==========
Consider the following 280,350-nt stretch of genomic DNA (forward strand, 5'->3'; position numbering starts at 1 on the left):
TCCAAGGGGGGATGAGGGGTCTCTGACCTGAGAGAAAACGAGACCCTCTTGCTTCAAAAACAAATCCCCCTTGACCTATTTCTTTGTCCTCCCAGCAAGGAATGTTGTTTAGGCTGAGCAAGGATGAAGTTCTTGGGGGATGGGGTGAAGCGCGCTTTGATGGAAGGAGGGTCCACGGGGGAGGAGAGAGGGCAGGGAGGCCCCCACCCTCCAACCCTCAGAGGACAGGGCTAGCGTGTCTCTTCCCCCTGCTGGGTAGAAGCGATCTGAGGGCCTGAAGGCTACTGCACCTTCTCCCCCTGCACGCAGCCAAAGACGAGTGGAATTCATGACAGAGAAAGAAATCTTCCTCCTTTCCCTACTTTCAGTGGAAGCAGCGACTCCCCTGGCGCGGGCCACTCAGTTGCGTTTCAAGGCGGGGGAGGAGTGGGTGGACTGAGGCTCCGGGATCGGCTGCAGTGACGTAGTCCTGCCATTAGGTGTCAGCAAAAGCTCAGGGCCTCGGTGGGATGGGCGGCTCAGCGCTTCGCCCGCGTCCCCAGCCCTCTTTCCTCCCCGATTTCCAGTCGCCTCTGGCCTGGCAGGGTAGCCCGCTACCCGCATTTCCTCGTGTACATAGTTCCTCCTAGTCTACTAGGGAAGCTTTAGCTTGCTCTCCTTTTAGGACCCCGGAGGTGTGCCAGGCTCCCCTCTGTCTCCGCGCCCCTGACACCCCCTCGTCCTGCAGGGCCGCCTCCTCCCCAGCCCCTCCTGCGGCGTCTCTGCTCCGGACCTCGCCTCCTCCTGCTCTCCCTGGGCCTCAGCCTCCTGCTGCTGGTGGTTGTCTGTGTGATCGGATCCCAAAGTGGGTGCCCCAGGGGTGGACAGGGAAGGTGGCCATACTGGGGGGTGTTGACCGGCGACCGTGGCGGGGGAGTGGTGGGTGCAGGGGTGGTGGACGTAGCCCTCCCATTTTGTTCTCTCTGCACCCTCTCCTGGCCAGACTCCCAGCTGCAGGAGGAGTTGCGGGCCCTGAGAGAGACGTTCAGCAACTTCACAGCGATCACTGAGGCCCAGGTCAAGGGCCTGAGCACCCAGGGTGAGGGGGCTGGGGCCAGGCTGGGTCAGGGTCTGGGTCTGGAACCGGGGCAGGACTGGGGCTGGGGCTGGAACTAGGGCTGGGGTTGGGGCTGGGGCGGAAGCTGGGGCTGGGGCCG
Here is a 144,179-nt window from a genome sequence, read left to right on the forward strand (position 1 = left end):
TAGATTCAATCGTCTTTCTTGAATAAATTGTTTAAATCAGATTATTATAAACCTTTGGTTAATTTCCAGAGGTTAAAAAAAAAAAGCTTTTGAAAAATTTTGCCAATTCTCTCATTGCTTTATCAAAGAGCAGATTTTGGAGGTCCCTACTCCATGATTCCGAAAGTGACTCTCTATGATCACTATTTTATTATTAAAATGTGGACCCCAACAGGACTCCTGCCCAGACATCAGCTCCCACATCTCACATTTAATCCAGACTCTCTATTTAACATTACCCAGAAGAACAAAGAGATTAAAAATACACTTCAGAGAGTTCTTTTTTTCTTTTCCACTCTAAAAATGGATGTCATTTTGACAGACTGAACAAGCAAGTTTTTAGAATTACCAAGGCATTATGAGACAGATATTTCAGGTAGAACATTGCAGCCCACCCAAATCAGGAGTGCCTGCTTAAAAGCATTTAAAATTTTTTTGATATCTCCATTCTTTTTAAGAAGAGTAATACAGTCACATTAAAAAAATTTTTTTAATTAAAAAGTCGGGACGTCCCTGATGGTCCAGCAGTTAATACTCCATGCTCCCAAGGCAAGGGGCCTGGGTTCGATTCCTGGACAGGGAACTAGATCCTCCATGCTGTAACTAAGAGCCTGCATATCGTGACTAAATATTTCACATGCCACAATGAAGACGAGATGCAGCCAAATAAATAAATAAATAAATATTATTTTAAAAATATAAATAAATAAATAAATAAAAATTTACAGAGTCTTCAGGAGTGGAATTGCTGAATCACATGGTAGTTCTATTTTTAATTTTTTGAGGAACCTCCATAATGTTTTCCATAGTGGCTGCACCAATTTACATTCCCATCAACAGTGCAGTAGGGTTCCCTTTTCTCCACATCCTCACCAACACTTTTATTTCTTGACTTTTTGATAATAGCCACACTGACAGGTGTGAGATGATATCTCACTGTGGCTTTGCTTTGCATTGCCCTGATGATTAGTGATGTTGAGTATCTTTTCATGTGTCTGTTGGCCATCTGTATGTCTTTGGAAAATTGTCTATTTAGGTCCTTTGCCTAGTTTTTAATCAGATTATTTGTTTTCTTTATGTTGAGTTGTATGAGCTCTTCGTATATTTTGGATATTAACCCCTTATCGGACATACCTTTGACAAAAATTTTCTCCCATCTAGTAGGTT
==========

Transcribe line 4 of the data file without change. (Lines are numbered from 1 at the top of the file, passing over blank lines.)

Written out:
TAGATTCAATCGTCTTTCTTGAATAAATTGTTTAAATCAGATTATTATAAACCTTTGGTTAATTTCCAGAGGTTAAAAAAAAAAAGCTTTTGAAAAATTTTGCCAATTCTCTCATTGCTTTATCAAAGAGCAGATTTTGGAGGTCCCTACTCCATGATTCCGAAAGTGACTCTCTATGATCACTATTTTATTATTAAAATGTGGACCCCAACAGGACTCCTGCCCAGACATCAGCTCCCACATCTCACATTTAATCCAGACTCTCTATTTAACATTACCCAGAAGAACAAAGAGATTAAAAATACACTTCAGAGAGTTCTTTTTTTCTTTTCCACTCTAAAAATGGATGTCATTTTGACAGACTGAACAAGCAAGTTTTTAGAATTACCAAGGCATTATGAGACAGATATTTCAGGTAGAACATTGCAGCCCACCCAAATCAGGAGTGCCTGCTTAAAAGCATTTAAAATTTTTTTGATATCTCCATTCTTTTTAAGAAGAGTAATACAGTCACATTAAAAAAATTTTTTTAATTAAAAAGTCGGGACGTCCCTGATGGTCCAGCAGTTAATACTCCATGCTCCCAAGGCAAGGGGCCTGGGTTCGATTCCTGGACAGGGAACTAGATCCTCCATGCTGTAACTAAGAGCCTGCATATCGTGACTAAATATTTCACATGCCACAATGAAGACGAGATGCAGCCAAATAAATAAATAAATAAATATTATTTTAAAAATATAAATAAATAAATAAATAAAAATTTACAGAGTCTTCAGGAGTGGAATTGCTGAATCACATGGTAGTTCTATTTTTAATTTTTTGAGGAACCTCCATAATGTTTTCCATAGTGGCTGCACCAATTTACATTCCCATCAACAGTGCAGTAGGGTTCCCTTTTCTCCACATCCTCACCAACACTTTTATTTCTTGACTTTTTGATAATAGCCACACTGACAGGTGTGAGATGATATCTCACTGTGGCTTTGCTTTGCATTGCCCTGATGATTAGTGATGTTGAGTATCTTTTCATGTGTCTGTTGGCCATCTGTATGTCTTTGGAAAATTGTCTATTTAGGTCCTTTGCCTAGTTTTTAATCAGATTATTTGTTTTCTTTATGTTGAGTTGTATGAGCTCTTCGTATATTTTGGATATTAACCCCTTATCGGACATACCTTTGACAAAAATTTTCTCCCATCTAGTAGGTT